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What's the Matter With Rick Warren? | The Nation

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What's the Matter With Rick Warren?

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Now it has officially gone too far: Democrats, in their zeal to appear friendly to evangelical voters, have chosen celebrity preacher and best-selling author Rick Warren to deliver the invocation at Barack Obama's inauguration.

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Sarah Posner
Sarah Posner is senior editor of Religion Dispatches, where she writes a blog about religion and politics. Follow her...

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There was no doubt that Obama, like every president before him, would pick a Christian minister to perform this sacred duty. But Obama had thousands of clergy to choose from, and the choice of Warren is not only a slap in the face to progressive ministers toiling on the front lines of advocacy and service but a bow to the continuing influence of the religious right in American politics. Warren vocally opposes gay marriage, does not believe in evolution, has compared abortion to the Holocaust and backed the assassination of Iranian President Mahmoud Ahmadinejad.

Warren has done a masterful job at marketing himself as a "new" kind of evangelical with a "broader agenda" than just fighting abortion rights and gay marriage. He dispatches members of his congregation to Africa to perform AIDS relief and has positioned himself as a great crusader for bringing his "purpose-driven" pabulum to the world.

Faith in Public Life, a nonprofit cultivated by the Center for American Progress, was so wowed by Warren that it co-sponsored a presidential forum in August at Warren's Saddleback Church. There, his "broader agenda" included asking Obama whether he believed that life began at conception (which Warren believes, he says, based on the Bible, not science) and to ruminate on the nature of evil. (As for Pastor Rick, he believes the Bible dictates that the US government "punish evildoers," as in Iranian President Mahmoud Ahmadinejad.)

Beneath the sheep's clothing lurks a culture warrior wolf. After the Saddleback forum, he told the Wall Street Journal that the only difference between him and James Dobson was that of "tone." After insisting that his agenda was "broad," and holding himself out as an impartial arbiter of the forum, he declared that voting for a "Holocaust denier" (i.e., someone who is pro-choice) is a "deal-breaker" for many evangelicals. Obama was pressured to talk about "abortion reduction," but Warren likens such rhetoric likening it to Schindler's List: an attempt to save some lives but not end a "holocaust."

In the world of the "broader agenda" evangelicals, when liberals advocate for gay marriage, they're stoking the culture wars; when a "broader agenda" evangelical crusades against it, he's merely upholding biblical standards. In that tradition, Warren in October implored his followers to vote for Proposition 8 because "there are about 2 percent of Americans are homosexual, gay, lesbian people. We should not let 2 percent of the population...change a definition of marriage that has been supported by every single culture and every single religion for 5,000 years." Warren called opposition to gay marriage a "humanitarian issue" because "God created marriage for the purpose of family, love and procreation."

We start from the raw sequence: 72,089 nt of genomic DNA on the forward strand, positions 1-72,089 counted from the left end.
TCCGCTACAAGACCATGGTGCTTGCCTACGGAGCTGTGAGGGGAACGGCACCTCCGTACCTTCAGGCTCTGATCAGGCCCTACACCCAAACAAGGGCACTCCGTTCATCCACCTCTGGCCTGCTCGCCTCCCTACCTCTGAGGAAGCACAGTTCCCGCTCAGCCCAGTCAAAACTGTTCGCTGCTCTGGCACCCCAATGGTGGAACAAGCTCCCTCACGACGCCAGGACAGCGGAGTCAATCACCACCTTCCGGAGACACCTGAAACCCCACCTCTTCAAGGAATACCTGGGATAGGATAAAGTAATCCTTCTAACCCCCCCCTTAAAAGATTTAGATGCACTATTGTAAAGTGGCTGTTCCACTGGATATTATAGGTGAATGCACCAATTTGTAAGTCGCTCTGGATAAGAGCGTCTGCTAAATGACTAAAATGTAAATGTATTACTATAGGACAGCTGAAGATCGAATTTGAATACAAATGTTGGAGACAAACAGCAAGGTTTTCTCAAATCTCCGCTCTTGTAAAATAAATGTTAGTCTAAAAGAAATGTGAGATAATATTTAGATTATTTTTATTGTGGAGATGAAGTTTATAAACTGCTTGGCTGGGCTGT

Warren, a creationist, believes that homosexuality disproves evolution; he told CNN's Larry King in 2005, "If Darwin was right, which is survival of the fittest then homosexuality would be a recessive gene because it doesn't reproduce and you would think that over thousands of years that homosexuality would work itself out of the gene pool."

Warren protests that he's not a homophobe; it's just that two dudes marrying, in his mind, is indistinguishable from an adult marrying a child, a brother marrying his sister, or polygamy. He thinks his AIDS relief efforts represent an elevated form of Christianity over those non-evangelical do-gooders whom he compares to "Marxists" because they're more interested in good works than salvation. The rejection of the "social justice" gospel in favor of the salvation-focused evangelicalism that has come to dominate the definition of "Christian" lies at the heart of the religious right agenda to marginalize liberalism and harness its political power.

Warren represents the absolute worst of the Democrats' religious outreach, a right-winger masquerading as a do-gooder anointed as the arbiter of what it means to be faithful. Obama's religious outreach was intended, supposedly, to make religious voters more comfortable with him and feel included in the Democratic Party. But that outreach now has come at the expense of other people's comfort and inclusion, at an event meant to mark a turning point away from divisive politics.

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